Soil scientists suggest method for remediating urban garden soils contaminated with lead and arsenic
High levels of soil contamination in green spaces are potentially harmful to human health. Toxic elements increase the risks of lung, skin, and bladder cancer, as well as various skin disorders. The team took soil samples in Brooklyn urban garden that had been widely discussed in the New York Post as a toxic place.
Dr. Anna Paltseva (RUDN University) together with her colleagues from CUNY Brooklyn College measured the levels of contamination in the garden and analyzed the efficiency of different methods aimed at reducing phyto- and bioaccessibility of lead and arsenic (i.e. the amounts of these chemicals that are accessible in the soil and consumed by plants). These are important parameters because they are more reflective of risks for human health than the general concentration of toxic elements in the soil. Overestimating risks is as bad as underestimating them: it can negatively affect people's interest in city green spaces and undermine their trust in environmental authorities.
The work fills in some gaps in fundamental research and analysis of the effect of toxic metal footprints on human health. All experiments were conducted on-site without laboratory simulation, which is new for this field of study. "We confirmed that popular fertilizers often do not have the desired effect in the presence of two or more contaminating agents. We also suggested using local resources to combat this issue: for example, glacial deposits that were formed here in the North East of the US during the Last Ice Age over 10 thousand years ago. Mixed with compost, this glacial sand can be used for many years", said Anna Paltseva, Ph.D. in Earth and Environmental Sciences.
Field studies showed that the most contaminated part of the garden was a soil patch under a peach tree. Supposedly, the reason for it is copper chromated arsenate (CCA), a wood preservation agent that was used here in the past. The team selected four areas in the contaminated territory: three experimental and one control plot. Then, they treated the experimental areas with bone meal, compost, and sulfur. After that, some common urban garden vegetables (tomatoes, eggplants, onions, cabbage, and kale) were planted without any additional fertilizers. When the vegetables ripened, the scientists took their edible parts and compared the levels of arsenic and lead in them against European standards.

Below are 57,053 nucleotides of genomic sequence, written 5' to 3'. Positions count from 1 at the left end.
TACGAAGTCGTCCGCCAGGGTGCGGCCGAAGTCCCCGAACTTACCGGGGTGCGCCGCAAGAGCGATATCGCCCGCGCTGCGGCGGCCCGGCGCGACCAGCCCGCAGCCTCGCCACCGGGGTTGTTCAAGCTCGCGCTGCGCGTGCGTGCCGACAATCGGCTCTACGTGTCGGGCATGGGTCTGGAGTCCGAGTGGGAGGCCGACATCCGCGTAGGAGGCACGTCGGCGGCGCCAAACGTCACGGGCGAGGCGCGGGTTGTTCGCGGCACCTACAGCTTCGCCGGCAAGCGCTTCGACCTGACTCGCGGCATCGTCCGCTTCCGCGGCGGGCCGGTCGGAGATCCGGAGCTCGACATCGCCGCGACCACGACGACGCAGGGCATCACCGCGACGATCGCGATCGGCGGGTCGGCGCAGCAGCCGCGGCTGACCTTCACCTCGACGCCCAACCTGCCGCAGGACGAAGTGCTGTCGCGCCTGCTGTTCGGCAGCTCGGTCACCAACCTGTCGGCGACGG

All three treatment methods turned out to have considerably reduced the bioaccessibility of lead compared to the control plot: from 33% to 24% in the cases of bone meal and sulfur and to 23% in the case of compost. However, the bioaccessibility of arsenic remained high (80% to 93%) regardless of the treatment.
According to the team, it is the swallowing of soil and dust, not the consumption of fruit and vegetables that poses the biggest threat of lead and arsenic poisoning. The concentration of harmful substances in study varied among different kinds of vegetables: onions showed the highest concentration levels while tomatoes the lowest. According to the authors, the construction of raised beds and the replacement of contaminated soil remain the most efficient remediation method. However, the team will continue their study of alternative remediation methods applicable to urban soils. "Right now at RUDN Smart Urban Nature Laboratory (sunlab.rudn.ru/service/wp2-soi … -quality-soil-health) we are developing new express techniques that would help us quickly assess the quality of urban soils, and later on—of vegetables and fruits," added Dr. Paltseva.
Anna A. Paltseva et al. Remediation of an urban garden with elevated levels of soil contamination, Science of The Total Environment (2020). DOI: 10.1016/j.scitotenv.2020.137965
Provided by RUDN University